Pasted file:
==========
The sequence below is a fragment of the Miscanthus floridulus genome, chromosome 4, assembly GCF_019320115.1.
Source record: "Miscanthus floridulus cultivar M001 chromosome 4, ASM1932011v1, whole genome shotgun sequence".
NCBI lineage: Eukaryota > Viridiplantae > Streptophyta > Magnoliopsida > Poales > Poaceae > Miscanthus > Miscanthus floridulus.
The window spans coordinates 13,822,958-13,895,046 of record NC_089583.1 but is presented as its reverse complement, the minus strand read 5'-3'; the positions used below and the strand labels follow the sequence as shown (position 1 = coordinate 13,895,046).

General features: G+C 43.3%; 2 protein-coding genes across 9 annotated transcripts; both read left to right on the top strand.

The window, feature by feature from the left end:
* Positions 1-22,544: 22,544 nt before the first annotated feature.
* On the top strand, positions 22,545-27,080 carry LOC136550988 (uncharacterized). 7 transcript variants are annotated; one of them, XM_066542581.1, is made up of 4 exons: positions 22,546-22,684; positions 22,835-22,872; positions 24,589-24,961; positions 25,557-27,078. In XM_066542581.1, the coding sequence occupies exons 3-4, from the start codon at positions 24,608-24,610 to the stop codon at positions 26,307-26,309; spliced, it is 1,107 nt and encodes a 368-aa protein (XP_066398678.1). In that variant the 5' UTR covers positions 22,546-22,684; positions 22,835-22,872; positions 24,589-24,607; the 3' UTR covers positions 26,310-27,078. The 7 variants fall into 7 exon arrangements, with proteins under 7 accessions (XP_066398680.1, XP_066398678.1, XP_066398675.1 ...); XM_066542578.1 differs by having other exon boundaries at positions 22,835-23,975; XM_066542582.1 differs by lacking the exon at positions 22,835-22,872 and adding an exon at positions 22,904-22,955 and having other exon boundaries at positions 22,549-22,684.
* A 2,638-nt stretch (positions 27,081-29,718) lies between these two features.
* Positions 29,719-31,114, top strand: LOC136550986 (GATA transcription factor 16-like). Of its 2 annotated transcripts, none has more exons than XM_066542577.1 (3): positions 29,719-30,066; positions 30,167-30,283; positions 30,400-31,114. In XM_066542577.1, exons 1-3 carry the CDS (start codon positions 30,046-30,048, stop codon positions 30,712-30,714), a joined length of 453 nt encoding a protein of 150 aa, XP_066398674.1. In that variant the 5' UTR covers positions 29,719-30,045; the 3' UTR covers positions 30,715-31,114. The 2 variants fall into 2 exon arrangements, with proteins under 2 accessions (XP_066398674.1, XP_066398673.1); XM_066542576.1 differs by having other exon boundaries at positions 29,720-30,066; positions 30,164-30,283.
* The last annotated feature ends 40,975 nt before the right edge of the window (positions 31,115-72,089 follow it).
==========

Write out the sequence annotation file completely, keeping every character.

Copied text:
The sequence below is a fragment of the Miscanthus floridulus genome, chromosome 4, assembly GCF_019320115.1.
Source record: "Miscanthus floridulus cultivar M001 chromosome 4, ASM1932011v1, whole genome shotgun sequence".
NCBI lineage: Eukaryota > Viridiplantae > Streptophyta > Magnoliopsida > Poales > Poaceae > Miscanthus > Miscanthus floridulus.
The window spans coordinates 13,822,958-13,895,046 of record NC_089583.1 but is presented as its reverse complement, the minus strand read 5'-3'; the positions used below and the strand labels follow the sequence as shown (position 1 = coordinate 13,895,046).

General features: G+C 43.3%; 2 protein-coding genes across 9 annotated transcripts; both read left to right on the top strand.

The window, feature by feature from the left end:
* Positions 1-22,544: 22,544 nt before the first annotated feature.
* On the top strand, positions 22,545-27,080 carry LOC136550988 (uncharacterized). 7 transcript variants are annotated; one of them, XM_066542581.1, is made up of 4 exons: positions 22,546-22,684; positions 22,835-22,872; positions 24,589-24,961; positions 25,557-27,078. In XM_066542581.1, the coding sequence occupies exons 3-4, from the start codon at positions 24,608-24,610 to the stop codon at positions 26,307-26,309; spliced, it is 1,107 nt and encodes a 368-aa protein (XP_066398678.1). In that variant the 5' UTR covers positions 22,546-22,684; positions 22,835-22,872; positions 24,589-24,607; the 3' UTR covers positions 26,310-27,078. The 7 variants fall into 7 exon arrangements, with proteins under 7 accessions (XP_066398680.1, XP_066398678.1, XP_066398675.1 ...); XM_066542578.1 differs by having other exon boundaries at positions 22,835-23,975; XM_066542582.1 differs by lacking the exon at positions 22,835-22,872 and adding an exon at positions 22,904-22,955 and having other exon boundaries at positions 22,549-22,684.
* A 2,638-nt stretch (positions 27,081-29,718) lies between these two features.
* Positions 29,719-31,114, top strand: LOC136550986 (GATA transcription factor 16-like). Of its 2 annotated transcripts, none has more exons than XM_066542577.1 (3): positions 29,719-30,066; positions 30,167-30,283; positions 30,400-31,114. In XM_066542577.1, exons 1-3 carry the CDS (start codon positions 30,046-30,048, stop codon positions 30,712-30,714), a joined length of 453 nt encoding a protein of 150 aa, XP_066398674.1. In that variant the 5' UTR covers positions 29,719-30,045; the 3' UTR covers positions 30,715-31,114. The 2 variants fall into 2 exon arrangements, with proteins under 2 accessions (XP_066398674.1, XP_066398673.1); XM_066542576.1 differs by having other exon boundaries at positions 29,720-30,066; positions 30,164-30,283.
* The last annotated feature ends 40,975 nt before the right edge of the window (positions 31,115-72,089 follow it).